I didn't see a topic about Baz Luhrmann's 2013 version of Scott Fitzgerald's 1925 masterpiece, The Great Gatsby so . . .
I saw the Luhrmann version in 2013 and found the movie enjoyable enough, especially its visual recreation of Roaring Twenties New York. Surprisingly, I had never read the Fitzgerald book so I had no reference point for evaluating the movie's fidelity to the source material. SInce then, over several successive summers, I've read and reread The Great Gatsby and become entranced by it. If ever there was a perfect book, The Great Gatsby is that book, Nothing can be added to it to make it better and nothing can be taken away from it to make it better. It is perfect unto itself.
In any event, I bought a cheap DVD copy of the Luhrmann film this summer to see how it compares to the novel. I must say that I found the movie much less enjoyable than I did before I had an actual reference point for it. The biggest disappointments were the changes/additions to Fitzgerald's characters, dialogue and plot. Especially disappointing were the changes to the established character of Nick Carraway as it exists in the book. The movie depicts Nick as this wide-eyed naif from the Midwest and then as a "morbidly alcoholic" wreck. Neither of those characterizations are consistent with Fitzgerald's depiction of Nick, who begins the book being somewhat worldly and ends it disappointed but not broken, Tobey Maguire's performance doesn't help matters as his acting sometimes seems more appropriate for a screwball comedy than the actual movie he's appearing in.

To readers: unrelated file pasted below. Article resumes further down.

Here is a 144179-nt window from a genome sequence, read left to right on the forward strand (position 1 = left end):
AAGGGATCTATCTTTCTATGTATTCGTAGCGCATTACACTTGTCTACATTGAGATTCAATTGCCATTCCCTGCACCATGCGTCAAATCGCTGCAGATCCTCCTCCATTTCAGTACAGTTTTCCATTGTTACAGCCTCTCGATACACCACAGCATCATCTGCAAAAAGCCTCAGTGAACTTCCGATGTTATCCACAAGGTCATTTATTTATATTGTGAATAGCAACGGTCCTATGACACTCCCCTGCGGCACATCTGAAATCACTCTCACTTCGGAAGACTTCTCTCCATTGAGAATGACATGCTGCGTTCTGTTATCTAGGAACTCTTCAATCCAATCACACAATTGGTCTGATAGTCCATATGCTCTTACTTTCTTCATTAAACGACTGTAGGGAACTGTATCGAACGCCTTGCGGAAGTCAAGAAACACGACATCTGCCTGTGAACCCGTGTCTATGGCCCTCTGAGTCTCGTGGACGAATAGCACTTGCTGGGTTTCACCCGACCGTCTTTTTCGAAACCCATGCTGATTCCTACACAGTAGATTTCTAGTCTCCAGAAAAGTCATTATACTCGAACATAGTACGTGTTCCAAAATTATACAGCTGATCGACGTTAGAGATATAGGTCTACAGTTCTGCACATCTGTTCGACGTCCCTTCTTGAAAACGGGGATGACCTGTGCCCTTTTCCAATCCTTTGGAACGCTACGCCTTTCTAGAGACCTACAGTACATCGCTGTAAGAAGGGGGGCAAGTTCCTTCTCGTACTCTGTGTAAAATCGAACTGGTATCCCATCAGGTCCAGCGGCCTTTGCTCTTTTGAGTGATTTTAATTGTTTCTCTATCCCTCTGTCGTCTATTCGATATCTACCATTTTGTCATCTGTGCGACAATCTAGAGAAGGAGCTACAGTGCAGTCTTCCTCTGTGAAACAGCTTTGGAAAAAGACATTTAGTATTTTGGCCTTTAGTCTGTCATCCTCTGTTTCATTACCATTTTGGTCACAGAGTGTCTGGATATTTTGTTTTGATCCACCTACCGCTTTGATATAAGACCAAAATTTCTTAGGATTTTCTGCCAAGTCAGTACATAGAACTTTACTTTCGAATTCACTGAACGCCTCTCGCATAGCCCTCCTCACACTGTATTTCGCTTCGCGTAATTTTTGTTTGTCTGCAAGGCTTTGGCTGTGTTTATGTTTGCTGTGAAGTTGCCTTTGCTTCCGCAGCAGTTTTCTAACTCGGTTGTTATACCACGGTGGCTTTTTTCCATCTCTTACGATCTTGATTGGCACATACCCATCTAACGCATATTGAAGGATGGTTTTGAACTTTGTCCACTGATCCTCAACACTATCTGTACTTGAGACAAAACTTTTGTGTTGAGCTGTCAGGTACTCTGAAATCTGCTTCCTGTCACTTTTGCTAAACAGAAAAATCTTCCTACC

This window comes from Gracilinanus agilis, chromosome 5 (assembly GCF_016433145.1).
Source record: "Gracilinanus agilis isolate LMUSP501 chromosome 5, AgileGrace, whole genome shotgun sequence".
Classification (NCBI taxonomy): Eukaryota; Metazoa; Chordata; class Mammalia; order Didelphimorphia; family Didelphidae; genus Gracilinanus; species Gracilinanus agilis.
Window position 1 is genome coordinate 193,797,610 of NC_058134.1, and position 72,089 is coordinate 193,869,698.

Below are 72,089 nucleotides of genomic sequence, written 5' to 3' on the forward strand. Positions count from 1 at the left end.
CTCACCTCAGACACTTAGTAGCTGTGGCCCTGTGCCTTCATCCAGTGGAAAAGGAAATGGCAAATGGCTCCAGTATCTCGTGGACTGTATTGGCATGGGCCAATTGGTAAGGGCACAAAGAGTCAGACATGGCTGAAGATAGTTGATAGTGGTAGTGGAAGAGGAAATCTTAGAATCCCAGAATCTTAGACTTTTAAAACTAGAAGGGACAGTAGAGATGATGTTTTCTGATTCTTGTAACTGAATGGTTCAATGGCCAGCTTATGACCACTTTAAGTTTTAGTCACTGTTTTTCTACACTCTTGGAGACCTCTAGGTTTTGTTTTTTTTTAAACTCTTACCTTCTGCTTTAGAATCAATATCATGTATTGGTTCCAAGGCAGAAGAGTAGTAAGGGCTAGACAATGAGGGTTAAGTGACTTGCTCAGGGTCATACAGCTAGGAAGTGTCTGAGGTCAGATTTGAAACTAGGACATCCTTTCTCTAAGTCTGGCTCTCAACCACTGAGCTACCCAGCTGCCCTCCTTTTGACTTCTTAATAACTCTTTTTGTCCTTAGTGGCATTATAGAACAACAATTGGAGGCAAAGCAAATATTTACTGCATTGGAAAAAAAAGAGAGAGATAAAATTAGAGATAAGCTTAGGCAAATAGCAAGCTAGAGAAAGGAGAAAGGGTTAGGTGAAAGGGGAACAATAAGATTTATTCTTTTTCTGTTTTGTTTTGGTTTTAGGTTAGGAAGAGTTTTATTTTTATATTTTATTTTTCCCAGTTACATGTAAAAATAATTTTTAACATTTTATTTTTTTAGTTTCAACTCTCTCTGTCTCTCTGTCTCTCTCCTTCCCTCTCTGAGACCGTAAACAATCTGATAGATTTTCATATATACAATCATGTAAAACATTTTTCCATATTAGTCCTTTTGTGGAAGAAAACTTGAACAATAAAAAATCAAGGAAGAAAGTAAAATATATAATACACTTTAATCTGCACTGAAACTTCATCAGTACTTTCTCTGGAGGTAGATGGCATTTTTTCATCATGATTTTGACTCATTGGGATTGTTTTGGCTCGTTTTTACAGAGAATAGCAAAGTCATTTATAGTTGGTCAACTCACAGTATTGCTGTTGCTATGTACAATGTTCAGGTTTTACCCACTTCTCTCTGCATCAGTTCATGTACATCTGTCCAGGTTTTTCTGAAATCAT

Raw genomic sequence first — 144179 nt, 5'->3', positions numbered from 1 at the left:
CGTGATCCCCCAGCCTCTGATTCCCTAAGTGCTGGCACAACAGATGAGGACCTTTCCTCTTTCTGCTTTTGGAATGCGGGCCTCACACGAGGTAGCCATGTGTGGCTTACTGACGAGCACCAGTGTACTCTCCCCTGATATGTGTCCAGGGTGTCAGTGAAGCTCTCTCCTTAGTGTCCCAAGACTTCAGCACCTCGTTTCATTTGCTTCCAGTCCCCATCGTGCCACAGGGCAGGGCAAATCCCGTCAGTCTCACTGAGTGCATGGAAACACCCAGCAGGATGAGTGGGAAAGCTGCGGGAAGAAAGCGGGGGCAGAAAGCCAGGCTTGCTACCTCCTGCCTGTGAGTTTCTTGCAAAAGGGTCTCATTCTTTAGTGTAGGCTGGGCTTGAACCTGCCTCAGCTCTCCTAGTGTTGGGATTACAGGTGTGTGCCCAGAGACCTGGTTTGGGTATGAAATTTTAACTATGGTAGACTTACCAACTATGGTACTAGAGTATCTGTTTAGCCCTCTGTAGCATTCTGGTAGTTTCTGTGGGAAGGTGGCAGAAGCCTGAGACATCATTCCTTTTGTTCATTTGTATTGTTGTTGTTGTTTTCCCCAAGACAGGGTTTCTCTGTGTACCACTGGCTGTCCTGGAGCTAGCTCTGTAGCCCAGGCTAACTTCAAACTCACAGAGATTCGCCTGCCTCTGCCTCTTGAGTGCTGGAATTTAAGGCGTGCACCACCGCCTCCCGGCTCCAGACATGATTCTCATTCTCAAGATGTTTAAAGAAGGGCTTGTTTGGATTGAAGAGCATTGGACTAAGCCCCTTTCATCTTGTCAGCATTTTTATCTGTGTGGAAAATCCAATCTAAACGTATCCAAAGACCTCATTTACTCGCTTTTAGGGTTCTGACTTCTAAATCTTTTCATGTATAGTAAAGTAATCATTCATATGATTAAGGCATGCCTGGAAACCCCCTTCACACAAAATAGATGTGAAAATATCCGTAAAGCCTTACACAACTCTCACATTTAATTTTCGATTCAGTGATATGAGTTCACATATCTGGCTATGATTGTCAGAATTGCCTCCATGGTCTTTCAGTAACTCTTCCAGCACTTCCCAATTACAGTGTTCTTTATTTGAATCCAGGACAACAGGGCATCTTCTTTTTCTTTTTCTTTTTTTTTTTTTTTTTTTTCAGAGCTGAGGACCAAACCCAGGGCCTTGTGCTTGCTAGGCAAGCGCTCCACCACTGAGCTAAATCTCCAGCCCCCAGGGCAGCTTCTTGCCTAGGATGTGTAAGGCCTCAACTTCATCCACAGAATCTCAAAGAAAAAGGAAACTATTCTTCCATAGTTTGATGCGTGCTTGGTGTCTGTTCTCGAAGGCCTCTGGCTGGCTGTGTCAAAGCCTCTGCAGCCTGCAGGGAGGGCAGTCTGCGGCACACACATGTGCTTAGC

I also don't like how the movie changes the book in regard to the blame for Myrtle's death. In the book, the driver who killed Myrtle is never found. In the movie, Gatsby is believed to be the hit-and-run driver. It's an important change because the movie version gives the people who attended Gatsby's parties a valid reason for not attending his funeral. The book version is more powerful because the no-shows make Nick realize how shallow and vapid the culture surrounding him really is.
On a more positive note, the movie is a visual marvel. Two of the most beautiful scenes in the movie are Nick and Jordan meeting at night on a a rooftop restaurant overlooking New York and then Nick arriving back to his modest home and seeing Gatsby's house all lit up, I also admire how the movie incorporates numerous treatment's of the theme, Lana del Rey's "Young and Beautiful," throughout the movie; the jazz foxtrot version being the best version.